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| Published: March 31, 2021

Psychosocial adjustment of a child in an institutional care with atypical gender identity development

Lakshmikantham Vidya

PhD. Research Scholar, Dept. of Sports Management and Sports Psychology & Sociology, Tamil Nadu Physical Education and Sports University, Chennai, India. Google Scholar More about the auther

, Ahmed Shahin

Professor, Dept. of Sports Management and Sports Psychology & Sociology, Tamil Nadu Physical Education and Sports University, Chennai, India. Google Scholar More about the auther

DIP: 18.01.135/20210901

DOI: 10.25215/0901.135

ABSTRACT

Adolescence is a phase of significant upheaval in any child’s life. It is more so in this 11-year-old case. Living in institutions implies shared living spaces with many with hardly any personal space to understand and absorb the complex changes happening to her (gender the individual identifies as now). The case study here, attempts to throw light on the complex biological-physical, cognitive, social, and emotional developmental dimensions the child faces. The nature of this study is to bring out the incongruent gender identity of the child diagnosed with gender dysphoria. The emotional distress and confusion experienced when shifted from familiar surroundings to a new place, especially with pubertal physical changes.  The feelings of dysphoria and gender identity issues manifest differently, so different coping skills are very much needed to equip the child in this challenging transformation. The environmental factors such as the primary caregivers, peers, school and media influence the individual in building gender-based attitudes, behaviours and beliefs. The problems faced by the individual concerning the adjustments to make with self, the caregivers and peer need to be addressed. Although gender nonconformity is not a mental disorder, Gender Dysphoria is characterised by clinically significant mental anguish. Persons with Gender Dysphoria often have impaired social and occupational functioning because of the marked difference between their expressed gender and their gender at birth. A provisional support system that encourages the individual self-understanding and better mind-body connections through this self-evolution phase is the key to building self-esteem in these children.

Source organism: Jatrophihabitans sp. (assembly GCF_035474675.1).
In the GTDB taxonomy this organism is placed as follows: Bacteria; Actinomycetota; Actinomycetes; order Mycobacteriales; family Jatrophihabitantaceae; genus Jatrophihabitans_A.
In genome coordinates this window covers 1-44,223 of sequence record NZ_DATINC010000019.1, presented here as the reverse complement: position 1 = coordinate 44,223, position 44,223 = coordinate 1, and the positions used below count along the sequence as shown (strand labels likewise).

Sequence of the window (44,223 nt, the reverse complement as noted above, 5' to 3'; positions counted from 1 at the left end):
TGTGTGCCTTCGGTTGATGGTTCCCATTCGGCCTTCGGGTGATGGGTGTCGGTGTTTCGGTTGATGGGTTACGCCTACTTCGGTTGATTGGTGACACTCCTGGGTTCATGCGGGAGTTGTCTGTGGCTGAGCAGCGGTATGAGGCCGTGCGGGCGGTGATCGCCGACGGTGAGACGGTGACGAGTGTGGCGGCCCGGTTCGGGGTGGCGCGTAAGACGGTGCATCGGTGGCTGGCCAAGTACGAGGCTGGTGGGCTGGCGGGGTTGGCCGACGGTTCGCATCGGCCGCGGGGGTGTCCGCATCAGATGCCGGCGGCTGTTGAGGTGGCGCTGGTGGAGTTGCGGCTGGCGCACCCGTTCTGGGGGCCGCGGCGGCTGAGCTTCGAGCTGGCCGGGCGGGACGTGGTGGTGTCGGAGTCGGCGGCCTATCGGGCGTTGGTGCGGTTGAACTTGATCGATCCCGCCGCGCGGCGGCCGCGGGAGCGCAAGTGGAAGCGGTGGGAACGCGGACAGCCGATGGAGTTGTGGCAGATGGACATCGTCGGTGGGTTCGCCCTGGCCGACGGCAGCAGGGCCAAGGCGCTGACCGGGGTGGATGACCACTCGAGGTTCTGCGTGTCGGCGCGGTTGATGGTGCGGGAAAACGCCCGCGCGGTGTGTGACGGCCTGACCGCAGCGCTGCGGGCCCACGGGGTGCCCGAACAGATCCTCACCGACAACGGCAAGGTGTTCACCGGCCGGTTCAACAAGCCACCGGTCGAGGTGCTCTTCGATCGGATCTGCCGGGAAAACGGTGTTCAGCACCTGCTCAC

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Lakshmikantham Vidya @ vidyaravikumar@yahoo.co.uk

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Article Overview

ISSN 2348-5396

ISSN 2349-3429

18.01.135/20210901

10.25215/0901.135

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Published in   Volume 09, Issue 1, January-March, 2021